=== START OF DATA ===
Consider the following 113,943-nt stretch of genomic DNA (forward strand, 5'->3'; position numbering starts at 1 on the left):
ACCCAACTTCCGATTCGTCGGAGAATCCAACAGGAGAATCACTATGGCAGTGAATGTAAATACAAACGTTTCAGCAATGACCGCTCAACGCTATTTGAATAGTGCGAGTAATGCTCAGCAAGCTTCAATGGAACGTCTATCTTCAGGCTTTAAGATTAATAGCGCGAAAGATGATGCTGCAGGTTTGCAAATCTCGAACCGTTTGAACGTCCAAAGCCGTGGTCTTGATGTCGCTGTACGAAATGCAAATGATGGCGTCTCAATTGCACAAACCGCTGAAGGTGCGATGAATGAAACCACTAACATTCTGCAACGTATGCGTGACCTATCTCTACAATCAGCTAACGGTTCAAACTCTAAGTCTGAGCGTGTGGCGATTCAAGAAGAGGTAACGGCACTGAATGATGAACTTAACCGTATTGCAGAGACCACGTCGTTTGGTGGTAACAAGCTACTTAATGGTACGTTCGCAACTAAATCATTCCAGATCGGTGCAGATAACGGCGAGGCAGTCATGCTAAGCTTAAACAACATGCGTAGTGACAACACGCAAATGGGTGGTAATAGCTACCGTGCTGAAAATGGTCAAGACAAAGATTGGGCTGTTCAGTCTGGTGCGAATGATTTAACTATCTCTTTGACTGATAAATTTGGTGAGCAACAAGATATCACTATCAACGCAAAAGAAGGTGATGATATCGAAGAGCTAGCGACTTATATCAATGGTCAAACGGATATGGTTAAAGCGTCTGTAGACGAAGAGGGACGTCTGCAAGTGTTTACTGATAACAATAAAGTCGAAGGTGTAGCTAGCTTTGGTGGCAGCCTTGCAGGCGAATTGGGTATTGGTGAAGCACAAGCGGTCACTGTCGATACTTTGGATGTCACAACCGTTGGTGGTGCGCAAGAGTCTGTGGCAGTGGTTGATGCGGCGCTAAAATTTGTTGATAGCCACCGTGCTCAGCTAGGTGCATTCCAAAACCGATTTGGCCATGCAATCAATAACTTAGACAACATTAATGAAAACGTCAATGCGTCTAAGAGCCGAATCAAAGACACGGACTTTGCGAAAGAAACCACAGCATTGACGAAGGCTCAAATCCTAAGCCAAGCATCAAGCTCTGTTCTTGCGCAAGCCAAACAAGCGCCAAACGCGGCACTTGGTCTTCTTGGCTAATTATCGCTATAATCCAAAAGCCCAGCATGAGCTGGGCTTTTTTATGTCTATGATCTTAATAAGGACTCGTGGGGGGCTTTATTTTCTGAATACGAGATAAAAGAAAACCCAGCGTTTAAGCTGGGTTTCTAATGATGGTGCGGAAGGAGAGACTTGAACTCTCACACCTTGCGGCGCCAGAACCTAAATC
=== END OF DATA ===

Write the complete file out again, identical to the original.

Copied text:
Consider the following 113,943-nt stretch of genomic DNA (forward strand, 5'->3'; position numbering starts at 1 on the left):
ACCCAACTTCCGATTCGTCGGAGAATCCAACAGGAGAATCACTATGGCAGTGAATGTAAATACAAACGTTTCAGCAATGACCGCTCAACGCTATTTGAATAGTGCGAGTAATGCTCAGCAAGCTTCAATGGAACGTCTATCTTCAGGCTTTAAGATTAATAGCGCGAAAGATGATGCTGCAGGTTTGCAAATCTCGAACCGTTTGAACGTCCAAAGCCGTGGTCTTGATGTCGCTGTACGAAATGCAAATGATGGCGTCTCAATTGCACAAACCGCTGAAGGTGCGATGAATGAAACCACTAACATTCTGCAACGTATGCGTGACCTATCTCTACAATCAGCTAACGGTTCAAACTCTAAGTCTGAGCGTGTGGCGATTCAAGAAGAGGTAACGGCACTGAATGATGAACTTAACCGTATTGCAGAGACCACGTCGTTTGGTGGTAACAAGCTACTTAATGGTACGTTCGCAACTAAATCATTCCAGATCGGTGCAGATAACGGCGAGGCAGTCATGCTAAGCTTAAACAACATGCGTAGTGACAACACGCAAATGGGTGGTAATAGCTACCGTGCTGAAAATGGTCAAGACAAAGATTGGGCTGTTCAGTCTGGTGCGAATGATTTAACTATCTCTTTGACTGATAAATTTGGTGAGCAACAAGATATCACTATCAACGCAAAAGAAGGTGATGATATCGAAGAGCTAGCGACTTATATCAATGGTCAAACGGATATGGTTAAAGCGTCTGTAGACGAAGAGGGACGTCTGCAAGTGTTTACTGATAACAATAAAGTCGAAGGTGTAGCTAGCTTTGGTGGCAGCCTTGCAGGCGAATTGGGTATTGGTGAAGCACAAGCGGTCACTGTCGATACTTTGGATGTCACAACCGTTGGTGGTGCGCAAGAGTCTGTGGCAGTGGTTGATGCGGCGCTAAAATTTGTTGATAGCCACCGTGCTCAGCTAGGTGCATTCCAAAACCGATTTGGCCATGCAATCAATAACTTAGACAACATTAATGAAAACGTCAATGCGTCTAAGAGCCGAATCAAAGACACGGACTTTGCGAAAGAAACCACAGCATTGACGAAGGCTCAAATCCTAAGCCAAGCATCAAGCTCTGTTCTTGCGCAAGCCAAACAAGCGCCAAACGCGGCACTTGGTCTTCTTGGCTAATTATCGCTATAATCCAAAAGCCCAGCATGAGCTGGGCTTTTTTATGTCTATGATCTTAATAAGGACTCGTGGGGGGCTTTATTTTCTGAATACGAGATAAAAGAAAACCCAGCGTTTAAGCTGGGTTTCTAATGATGGTGCGGAAGGAGAGACTTGAACTCTCACACCTTGCGGCGCCAGAACCTAAATC